Behind the Curtain

I am in one those curtained spaces in a doctor’s treatment room area. It is supposed to provide privacy. But it is a weird sort of private. One that presumes our only sense is sight. Like a face hidden from a baby behind closed fingered hands. Peekaboo. Because the willowy curtain does not stop the voices of the nurse and the patient in the next curtained space. Not contained or isolated at all. No secrets. Material, just flimsy wavy material. Bug ridden, no doubt, too.

Beside me a woman and her mother are having the elderly woman’s leg seen to. I need not see her, or the gammy leg, to have a full picture of what has gone on. She has just come out of hospital where she has spent three weeks being treated for cellulitis. I know this before they mention the diagnosis because I have had the condition myself and I can tell from her array of symptoms that this is what she must have had. She talks of the shivers and shakes when her temperature was up, her sense that she was dying, and the residual swollen painful leg that she has now and the reason for her being at the GP’s rooms.

She is telling the nurse that her stay in the hospital was her first since she had her daughter. I am thinking whoop to do. No wonder she knows so little about medicine, about her own body. Nothing has ever gone wrong with it before now. She has never been in hospital? And she is, I am guessing from her voice, in her seventies. I am beginning to be annoyed by her. Jealous I guess. A life lived without disease, without illness or disability and all that that entails. The daughter too seems unknowledgeable about the swelling in her mother’s leg, asking;

Are their fluid tablets she should take for the swelling? Then when asked about allergies to antibiotics the mother says No but adds she is just allergic to Penicillin.

The nurse places a clip that measures oxygen saturation on the woman’s finger and the woman says the nurse must be a technician to use all the equipment. So I am breathing? says swollen leg.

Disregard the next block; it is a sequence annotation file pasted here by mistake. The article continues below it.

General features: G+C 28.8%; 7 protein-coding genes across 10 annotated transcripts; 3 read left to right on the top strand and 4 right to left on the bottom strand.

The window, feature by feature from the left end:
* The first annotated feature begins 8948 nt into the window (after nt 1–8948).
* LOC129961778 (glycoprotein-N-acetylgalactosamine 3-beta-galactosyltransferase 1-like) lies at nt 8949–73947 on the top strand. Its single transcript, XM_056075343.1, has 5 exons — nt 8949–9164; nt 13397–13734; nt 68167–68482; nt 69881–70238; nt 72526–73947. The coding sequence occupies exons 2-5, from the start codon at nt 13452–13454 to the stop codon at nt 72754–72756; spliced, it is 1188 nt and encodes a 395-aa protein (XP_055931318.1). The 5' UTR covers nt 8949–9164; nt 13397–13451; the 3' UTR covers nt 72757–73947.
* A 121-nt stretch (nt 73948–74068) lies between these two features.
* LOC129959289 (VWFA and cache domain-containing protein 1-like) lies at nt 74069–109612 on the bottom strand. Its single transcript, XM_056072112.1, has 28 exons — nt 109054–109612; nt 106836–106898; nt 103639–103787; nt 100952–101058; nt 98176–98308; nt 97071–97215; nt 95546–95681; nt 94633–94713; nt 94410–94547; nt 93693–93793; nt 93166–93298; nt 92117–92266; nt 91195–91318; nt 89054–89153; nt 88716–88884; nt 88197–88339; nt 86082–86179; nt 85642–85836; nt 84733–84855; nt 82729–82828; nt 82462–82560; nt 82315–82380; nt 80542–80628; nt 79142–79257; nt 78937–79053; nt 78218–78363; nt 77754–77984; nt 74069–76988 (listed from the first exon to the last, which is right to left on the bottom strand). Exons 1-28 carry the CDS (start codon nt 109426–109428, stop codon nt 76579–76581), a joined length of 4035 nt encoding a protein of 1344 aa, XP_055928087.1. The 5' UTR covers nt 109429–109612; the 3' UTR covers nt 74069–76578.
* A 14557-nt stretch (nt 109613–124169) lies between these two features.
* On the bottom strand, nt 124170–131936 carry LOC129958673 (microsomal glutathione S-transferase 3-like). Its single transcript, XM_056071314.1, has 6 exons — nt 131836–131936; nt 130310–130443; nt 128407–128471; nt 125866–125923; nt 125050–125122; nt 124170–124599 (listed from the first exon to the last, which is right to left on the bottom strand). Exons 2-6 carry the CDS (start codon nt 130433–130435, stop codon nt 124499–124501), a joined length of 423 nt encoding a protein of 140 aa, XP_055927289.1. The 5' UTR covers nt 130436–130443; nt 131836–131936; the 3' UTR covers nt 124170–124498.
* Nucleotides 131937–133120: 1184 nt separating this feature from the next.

So what can they do about the swelling?

All you can do is elevate your legs as much as possible, the nurse suggests and do these exercises with your feet to keep the circulation going.

Oh the nurse at the hospital suggested those exercises too. And deep breathing. I have been doing them, although I didn’t know what on earth they were for, says the elderly patient.

When I spy them at the reception, the mother white haired and about seventy, the daughter about my age, I look down at the old woman’s bandaged leg to see the swelling. It is not bad. She still has a definable ankle. She can get a shoe on her foot. I do some deep breathing.


About Nicole Lobry de Bruyn

Born in the psychedelic sixties to hard working and conservative parents my sister and I grew up in sleepy suburban Perth, Western Australia. We played by the river, the beach and in the bushland of the cementary. I loved a chocolate Dachshund enough to make me want to become a veterinarian. I did. I became paralysed from the waist down when car hit tree. But not running, walking, standing or kneeling didn't prevent me being a vet. I am still a vet but would prefer to write and read and read and write about walking and not walking, feeling and not feeling, knowing and not knowing. So this is what happens when you enter thechookhouse.
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